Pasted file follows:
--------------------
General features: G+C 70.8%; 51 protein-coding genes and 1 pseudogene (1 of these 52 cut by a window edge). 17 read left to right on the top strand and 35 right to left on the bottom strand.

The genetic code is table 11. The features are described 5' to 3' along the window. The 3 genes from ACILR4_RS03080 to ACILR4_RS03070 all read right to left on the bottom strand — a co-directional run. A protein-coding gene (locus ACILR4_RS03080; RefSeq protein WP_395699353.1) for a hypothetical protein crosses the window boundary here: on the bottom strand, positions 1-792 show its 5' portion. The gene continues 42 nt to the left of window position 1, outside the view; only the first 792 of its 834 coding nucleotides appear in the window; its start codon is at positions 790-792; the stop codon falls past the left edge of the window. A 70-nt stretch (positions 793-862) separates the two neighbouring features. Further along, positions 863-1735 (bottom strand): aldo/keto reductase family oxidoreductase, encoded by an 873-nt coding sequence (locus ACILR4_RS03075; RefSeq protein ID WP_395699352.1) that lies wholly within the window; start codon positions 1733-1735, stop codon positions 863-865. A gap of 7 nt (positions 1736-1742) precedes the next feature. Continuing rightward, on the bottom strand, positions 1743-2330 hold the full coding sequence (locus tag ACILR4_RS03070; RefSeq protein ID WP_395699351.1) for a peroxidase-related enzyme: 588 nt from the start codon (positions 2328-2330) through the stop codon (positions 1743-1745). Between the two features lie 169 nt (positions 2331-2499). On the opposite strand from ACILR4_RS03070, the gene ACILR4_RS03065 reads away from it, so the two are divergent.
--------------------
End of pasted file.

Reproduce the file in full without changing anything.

General features: G+C 70.8%; 51 protein-coding genes and 1 pseudogene (1 of these 52 cut by a window edge). 17 read left to right on the top strand and 35 right to left on the bottom strand.

The genetic code is table 11. The features are described 5' to 3' along the window. The 3 genes from ACILR4_RS03080 to ACILR4_RS03070 all read right to left on the bottom strand — a co-directional run. A protein-coding gene (locus ACILR4_RS03080; RefSeq protein WP_395699353.1) for a hypothetical protein crosses the window boundary here: on the bottom strand, positions 1-792 show its 5' portion. The gene continues 42 nt to the left of window position 1, outside the view; only the first 792 of its 834 coding nucleotides appear in the window; its start codon is at positions 790-792; the stop codon falls past the left edge of the window. A 70-nt stretch (positions 793-862) separates the two neighbouring features. Further along, positions 863-1735 (bottom strand): aldo/keto reductase family oxidoreductase, encoded by an 873-nt coding sequence (locus ACILR4_RS03075; RefSeq protein ID WP_395699352.1) that lies wholly within the window; start codon positions 1733-1735, stop codon positions 863-865. A gap of 7 nt (positions 1736-1742) precedes the next feature. Continuing rightward, on the bottom strand, positions 1743-2330 hold the full coding sequence (locus tag ACILR4_RS03070; RefSeq protein ID WP_395699351.1) for a peroxidase-related enzyme: 588 nt from the start codon (positions 2328-2330) through the stop codon (positions 1743-1745). Between the two features lie 169 nt (positions 2331-2499). On the opposite strand from ACILR4_RS03070, the gene ACILR4_RS03065 reads away from it, so the two are divergent.